Encyclopedia o f Chicago
Entries : Cosmetics and Hair Care Products
Cosmetics and Hair Care Products

Cosmetics and Hair Care Products

Testing Hair Dye, 1966
Chicago residents participated in the rise of the cosmetics industry during the twentieth century not only as consumers but also as producers and distributors. As they spent more time and money on personal grooming and so-called beauty products, the area's women—and men, to a lesser extent—participated in a development that was going on throughout much of the United States and the industrialized world. Chicago played a more distinctive role in the development of the cosmetics and hair care industries through the leadership of several of the area's business firms in this economic sector. At the same time, Chicago entrepreneurs built one of the most important of the industry's subsectors: hair care products and cosmetics designed for consumers of African descent.

Two leading cosmetics and hair care products makers, Helene Curtis and Alberto-Culver, grew into big businesses while they were headquartered in Chicago. In 1927, Gerald Gidwitz and Louis Stein started a cosmetics manufacturing company in Chicago. During the years following World War II, Stein named the company Helene Curtis, combining the names of his wife and son, and the company expanded with the success of products such as “Suave,” one of the first modern shampoos. By the 1950s, Helene Curtis was also selling hairspray and deodorant and it had branches around the world. Meanwhile, a competitor arrived from California. In 1955, Leonard and Bernice Lavin moved the Alberto-Culver Company from Los Angeles (where it had started as a supplier of hair care products to the film industry) to Chicago; by 1960, the company was moving into a new headquarters and manufacturing facility in nearby Melrose Park. Like Helene Curtis, Alberto-Culver prospered by selling branded lines of products such as shampoo and deodorant—items that, although they were virtually unknown before the twentieth century, many consumers now regarded as indispensable.

The development, manufacture, and marketing of cosmetics and hair care products for African Americans was led by Chicago firms for much of the twentieth century. During the 1910s and 1920s, the Kashmir Chemical Company of Claude A. Barnett, a graduate of the Tuskegee Institute, manufactured specialty hair care products. In 1935, S. B. Fuller established the Fuller Products Company, a cosmetics company, on the city's South Side. Fuller, the first African American member of the National Association of Manufacturers, led the company through an expansion that peaked in the 1950s. By that time, an army of 5,000 salesmen sold nearly $20 million a year worth of various Fuller Products cosmetics—to European Americans as well as African Americans. One of Fuller's employees, George Johnson, left the company in 1954 to start his own business. Along with Chicago barber Orville Nelson, Johnson created the company that would soon become the most important of all manufacturers of African American hair care products: the Johnson Products Company. The company's “Ultra Wave” hair straightener proved popular, as did its “Ultra Sheen” and “Afro Sheen” lines, and by the end of the 1960s annual sales were over $10 million. During the 1970s, as sales expanded even further, Johnson Products ranked as the largest African American–owned manufacturing company in the nation. Johnson Products was not the only Chicago company engaged in the manufacture of beauty products for African American consumers. The Johnson Publishing Company, creator of Ebony magazine, entered the cosmetics business in the 1970s. And Johnson Products' leadership in the hair care sector was challenged by Chicago's own Soft Sheen Products Inc., a company established in the 1960s by Edward Gardner that found success with brands such as “Care-Free Curl.”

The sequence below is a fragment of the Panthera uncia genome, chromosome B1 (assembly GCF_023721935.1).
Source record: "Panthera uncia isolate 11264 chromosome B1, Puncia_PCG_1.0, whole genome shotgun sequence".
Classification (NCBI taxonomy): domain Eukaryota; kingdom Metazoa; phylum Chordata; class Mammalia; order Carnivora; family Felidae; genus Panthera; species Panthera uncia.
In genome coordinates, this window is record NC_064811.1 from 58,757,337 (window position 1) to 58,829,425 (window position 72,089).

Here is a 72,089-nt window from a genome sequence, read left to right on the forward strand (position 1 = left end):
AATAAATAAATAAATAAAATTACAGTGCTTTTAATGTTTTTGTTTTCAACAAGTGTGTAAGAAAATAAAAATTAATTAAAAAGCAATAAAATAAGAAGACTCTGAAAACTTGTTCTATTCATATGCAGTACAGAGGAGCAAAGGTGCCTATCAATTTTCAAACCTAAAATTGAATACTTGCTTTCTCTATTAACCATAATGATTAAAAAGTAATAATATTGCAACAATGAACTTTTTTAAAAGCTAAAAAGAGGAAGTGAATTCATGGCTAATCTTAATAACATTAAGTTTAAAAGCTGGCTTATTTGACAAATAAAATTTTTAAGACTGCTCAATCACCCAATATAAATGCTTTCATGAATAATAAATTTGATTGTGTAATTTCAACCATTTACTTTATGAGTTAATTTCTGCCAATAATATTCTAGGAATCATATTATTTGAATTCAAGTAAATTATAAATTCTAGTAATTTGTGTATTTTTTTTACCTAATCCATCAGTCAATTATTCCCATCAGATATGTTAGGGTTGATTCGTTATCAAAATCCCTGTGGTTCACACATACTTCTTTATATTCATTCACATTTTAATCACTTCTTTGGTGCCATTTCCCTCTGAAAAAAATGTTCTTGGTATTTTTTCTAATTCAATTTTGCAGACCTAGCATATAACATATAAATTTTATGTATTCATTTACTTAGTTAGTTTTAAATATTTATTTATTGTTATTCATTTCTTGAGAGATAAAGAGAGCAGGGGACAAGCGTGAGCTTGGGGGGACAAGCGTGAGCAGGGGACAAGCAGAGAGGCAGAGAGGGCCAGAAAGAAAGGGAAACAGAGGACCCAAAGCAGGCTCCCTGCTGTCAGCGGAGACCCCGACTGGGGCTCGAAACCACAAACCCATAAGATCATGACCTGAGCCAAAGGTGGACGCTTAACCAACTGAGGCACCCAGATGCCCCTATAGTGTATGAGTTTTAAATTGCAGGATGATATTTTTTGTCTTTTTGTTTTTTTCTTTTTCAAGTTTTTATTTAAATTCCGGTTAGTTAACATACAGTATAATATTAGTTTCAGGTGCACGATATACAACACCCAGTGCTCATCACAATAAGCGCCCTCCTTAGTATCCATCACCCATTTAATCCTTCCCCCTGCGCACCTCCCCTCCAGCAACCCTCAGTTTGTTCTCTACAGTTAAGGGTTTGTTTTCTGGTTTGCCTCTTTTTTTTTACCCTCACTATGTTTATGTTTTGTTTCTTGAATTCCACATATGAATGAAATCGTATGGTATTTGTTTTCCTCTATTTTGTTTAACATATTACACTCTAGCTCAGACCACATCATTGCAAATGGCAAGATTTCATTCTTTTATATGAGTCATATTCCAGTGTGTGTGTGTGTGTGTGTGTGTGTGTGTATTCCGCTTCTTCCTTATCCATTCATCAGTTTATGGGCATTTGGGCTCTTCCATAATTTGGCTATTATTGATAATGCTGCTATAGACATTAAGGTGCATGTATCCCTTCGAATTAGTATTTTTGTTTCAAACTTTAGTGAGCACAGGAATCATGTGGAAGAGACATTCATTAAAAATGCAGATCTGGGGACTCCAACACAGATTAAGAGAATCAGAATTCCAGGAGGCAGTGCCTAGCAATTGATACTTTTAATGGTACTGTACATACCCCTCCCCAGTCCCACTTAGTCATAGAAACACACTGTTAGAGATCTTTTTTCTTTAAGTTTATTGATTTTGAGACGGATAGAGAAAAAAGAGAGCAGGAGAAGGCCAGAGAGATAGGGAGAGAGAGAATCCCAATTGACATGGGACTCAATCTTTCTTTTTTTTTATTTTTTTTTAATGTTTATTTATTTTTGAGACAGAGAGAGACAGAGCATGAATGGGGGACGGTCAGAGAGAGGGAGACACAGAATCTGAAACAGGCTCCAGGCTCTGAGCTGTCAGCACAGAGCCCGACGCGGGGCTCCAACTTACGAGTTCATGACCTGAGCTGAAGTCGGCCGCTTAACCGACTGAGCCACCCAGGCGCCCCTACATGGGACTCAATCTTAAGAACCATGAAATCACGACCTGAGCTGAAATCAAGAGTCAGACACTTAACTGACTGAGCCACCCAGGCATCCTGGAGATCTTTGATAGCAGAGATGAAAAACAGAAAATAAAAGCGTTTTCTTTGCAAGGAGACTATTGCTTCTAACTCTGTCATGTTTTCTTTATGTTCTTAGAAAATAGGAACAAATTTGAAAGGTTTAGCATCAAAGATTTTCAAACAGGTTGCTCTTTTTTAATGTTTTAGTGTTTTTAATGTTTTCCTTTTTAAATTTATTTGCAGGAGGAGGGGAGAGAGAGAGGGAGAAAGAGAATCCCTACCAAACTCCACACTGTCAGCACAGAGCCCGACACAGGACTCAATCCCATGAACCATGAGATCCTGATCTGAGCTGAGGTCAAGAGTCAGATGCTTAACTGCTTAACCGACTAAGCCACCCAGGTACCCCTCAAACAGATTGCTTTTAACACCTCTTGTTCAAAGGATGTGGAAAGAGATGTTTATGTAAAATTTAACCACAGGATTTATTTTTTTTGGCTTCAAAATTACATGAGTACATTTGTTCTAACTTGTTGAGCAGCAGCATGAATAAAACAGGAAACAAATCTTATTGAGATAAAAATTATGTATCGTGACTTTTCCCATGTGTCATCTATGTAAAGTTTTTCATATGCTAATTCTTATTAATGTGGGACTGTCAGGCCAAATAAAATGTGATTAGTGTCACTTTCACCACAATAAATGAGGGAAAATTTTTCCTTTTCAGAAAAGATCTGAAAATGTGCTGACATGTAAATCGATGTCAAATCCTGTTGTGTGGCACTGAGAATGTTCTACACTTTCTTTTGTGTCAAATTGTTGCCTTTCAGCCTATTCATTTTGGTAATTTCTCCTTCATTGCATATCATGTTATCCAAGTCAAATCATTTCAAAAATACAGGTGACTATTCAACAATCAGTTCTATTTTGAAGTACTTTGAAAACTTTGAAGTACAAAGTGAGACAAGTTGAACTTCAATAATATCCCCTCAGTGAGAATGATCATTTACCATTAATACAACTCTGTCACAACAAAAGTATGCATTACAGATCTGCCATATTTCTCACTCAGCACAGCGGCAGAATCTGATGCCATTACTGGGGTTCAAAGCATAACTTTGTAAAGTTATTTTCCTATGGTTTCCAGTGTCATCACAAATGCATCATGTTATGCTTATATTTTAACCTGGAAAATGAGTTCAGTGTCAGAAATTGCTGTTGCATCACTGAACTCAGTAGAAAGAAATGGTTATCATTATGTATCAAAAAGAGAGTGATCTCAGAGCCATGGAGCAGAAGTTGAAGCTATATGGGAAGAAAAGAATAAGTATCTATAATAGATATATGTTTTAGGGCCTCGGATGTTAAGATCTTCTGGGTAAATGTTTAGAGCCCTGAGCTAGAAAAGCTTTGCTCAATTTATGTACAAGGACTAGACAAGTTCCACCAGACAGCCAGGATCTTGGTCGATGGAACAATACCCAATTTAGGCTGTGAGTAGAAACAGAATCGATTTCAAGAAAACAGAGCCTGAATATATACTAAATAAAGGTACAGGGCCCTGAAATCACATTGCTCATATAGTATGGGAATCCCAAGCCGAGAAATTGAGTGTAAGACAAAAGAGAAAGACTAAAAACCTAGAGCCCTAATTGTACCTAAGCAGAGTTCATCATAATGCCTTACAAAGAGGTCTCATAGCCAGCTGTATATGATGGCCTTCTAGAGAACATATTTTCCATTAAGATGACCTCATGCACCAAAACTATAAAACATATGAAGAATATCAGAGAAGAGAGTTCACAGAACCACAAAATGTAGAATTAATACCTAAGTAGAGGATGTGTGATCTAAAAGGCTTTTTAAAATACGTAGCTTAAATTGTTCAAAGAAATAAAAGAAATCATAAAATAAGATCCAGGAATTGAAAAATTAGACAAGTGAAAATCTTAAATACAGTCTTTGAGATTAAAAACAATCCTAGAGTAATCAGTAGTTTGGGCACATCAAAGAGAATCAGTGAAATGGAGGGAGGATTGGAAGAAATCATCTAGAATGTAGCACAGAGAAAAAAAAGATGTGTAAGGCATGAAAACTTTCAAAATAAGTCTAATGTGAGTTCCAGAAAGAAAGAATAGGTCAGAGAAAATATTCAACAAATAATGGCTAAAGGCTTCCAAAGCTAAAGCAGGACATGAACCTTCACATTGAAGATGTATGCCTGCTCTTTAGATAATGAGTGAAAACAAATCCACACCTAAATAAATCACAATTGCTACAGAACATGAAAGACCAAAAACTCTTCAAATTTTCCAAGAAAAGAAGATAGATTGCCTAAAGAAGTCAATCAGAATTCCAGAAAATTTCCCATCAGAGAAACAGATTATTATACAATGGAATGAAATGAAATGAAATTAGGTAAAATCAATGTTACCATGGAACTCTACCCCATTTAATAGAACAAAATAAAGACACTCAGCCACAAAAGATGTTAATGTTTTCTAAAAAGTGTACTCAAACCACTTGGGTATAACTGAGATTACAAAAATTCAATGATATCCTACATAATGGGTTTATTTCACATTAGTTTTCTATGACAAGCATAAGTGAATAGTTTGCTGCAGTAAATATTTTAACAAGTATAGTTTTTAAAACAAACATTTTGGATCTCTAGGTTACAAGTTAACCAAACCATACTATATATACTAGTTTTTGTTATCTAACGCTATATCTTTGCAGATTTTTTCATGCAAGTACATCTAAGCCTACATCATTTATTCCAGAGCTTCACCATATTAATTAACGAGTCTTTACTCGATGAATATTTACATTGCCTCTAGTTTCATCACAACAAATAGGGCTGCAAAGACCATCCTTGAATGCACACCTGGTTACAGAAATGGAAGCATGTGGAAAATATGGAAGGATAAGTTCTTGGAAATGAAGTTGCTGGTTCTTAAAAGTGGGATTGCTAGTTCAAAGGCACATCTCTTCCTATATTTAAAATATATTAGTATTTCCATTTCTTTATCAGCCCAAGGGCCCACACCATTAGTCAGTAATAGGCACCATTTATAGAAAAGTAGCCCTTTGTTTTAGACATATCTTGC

Chicago's status as a center of the hair care and cosmetics industry declined during the last years of the twentieth century. Johnson Products encountered declining profits and market share by the mid-1970s, when large cosmetics companies such as Revlon and Avon began to target African American consumers. In 1993, the company left local hands when it was sold to the Ivax Corporation, a large company based in Miami. Soft Sheen, which had about 400 employees in the Chicago area and $100 million in annual sales by the mid-1990s, was sold in 1998 to French company L'Oreal. Helene Curtis, which had grown into a billion-dollar company by the early 1990s, experienced declining growth after the 1980s and was bought in 1996 by Unilever, the huge British-Dutch corporation. Of the several Chicago companies that had been so prominent in the industry since the 1950s, only Alberto-Culver—with about $2 billion in annual sales and 16,000 employees worldwide—was still based in Chicago at the end of the century.

Crain's Chicago Business. Various issues.
Robinson, Greg. “Johnson Products.” Encyclopedia of African-American Culture and History, vol. 3. 1972.
Silverman, Robert Mark. “The Effects of Racism and Racial Discrimination on Minority Business Development: The Case of Black Manufacturers in Chicago's Ethnic Beauty Aids Industry.” Journal of Social History 31.3 (1998): 571–597.